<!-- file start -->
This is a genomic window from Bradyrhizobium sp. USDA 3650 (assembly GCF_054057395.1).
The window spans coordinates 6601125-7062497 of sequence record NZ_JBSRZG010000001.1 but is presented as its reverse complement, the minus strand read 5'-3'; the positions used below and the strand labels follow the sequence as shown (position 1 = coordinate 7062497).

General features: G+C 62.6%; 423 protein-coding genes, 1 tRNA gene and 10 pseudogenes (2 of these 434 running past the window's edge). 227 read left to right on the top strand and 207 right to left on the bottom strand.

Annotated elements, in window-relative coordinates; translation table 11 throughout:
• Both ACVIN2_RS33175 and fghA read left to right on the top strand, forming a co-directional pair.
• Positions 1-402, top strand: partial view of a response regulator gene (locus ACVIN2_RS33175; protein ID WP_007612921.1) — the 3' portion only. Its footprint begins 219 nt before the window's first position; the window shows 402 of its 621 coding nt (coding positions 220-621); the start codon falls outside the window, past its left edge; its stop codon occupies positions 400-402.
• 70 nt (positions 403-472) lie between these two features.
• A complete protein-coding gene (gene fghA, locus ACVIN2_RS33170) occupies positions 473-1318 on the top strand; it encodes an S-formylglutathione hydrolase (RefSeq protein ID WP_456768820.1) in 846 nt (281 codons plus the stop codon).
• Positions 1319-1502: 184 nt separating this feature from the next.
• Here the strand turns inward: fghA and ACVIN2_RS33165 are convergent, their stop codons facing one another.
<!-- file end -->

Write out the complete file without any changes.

This is a genomic window from Bradyrhizobium sp. USDA 3650 (assembly GCF_054057395.1).
The window spans coordinates 6601125-7062497 of sequence record NZ_JBSRZG010000001.1 but is presented as its reverse complement, the minus strand read 5'-3'; the positions used below and the strand labels follow the sequence as shown (position 1 = coordinate 7062497).

General features: G+C 62.6%; 423 protein-coding genes, 1 tRNA gene and 10 pseudogenes (2 of these 434 running past the window's edge). 227 read left to right on the top strand and 207 right to left on the bottom strand.

Annotated elements, in window-relative coordinates; translation table 11 throughout:
• Both ACVIN2_RS33175 and fghA read left to right on the top strand, forming a co-directional pair.
• Positions 1-402, top strand: partial view of a response regulator gene (locus ACVIN2_RS33175; protein ID WP_007612921.1) — the 3' portion only. Its footprint begins 219 nt before the window's first position; the window shows 402 of its 621 coding nt (coding positions 220-621); the start codon falls outside the window, past its left edge; its stop codon occupies positions 400-402.
• 70 nt (positions 403-472) lie between these two features.
• A complete protein-coding gene (gene fghA, locus ACVIN2_RS33170) occupies positions 473-1318 on the top strand; it encodes an S-formylglutathione hydrolase (RefSeq protein ID WP_456768820.1) in 846 nt (281 codons plus the stop codon).
• Positions 1319-1502: 184 nt separating this feature from the next.
• Here the strand turns inward: fghA and ACVIN2_RS33165 are convergent, their stop codons facing one another.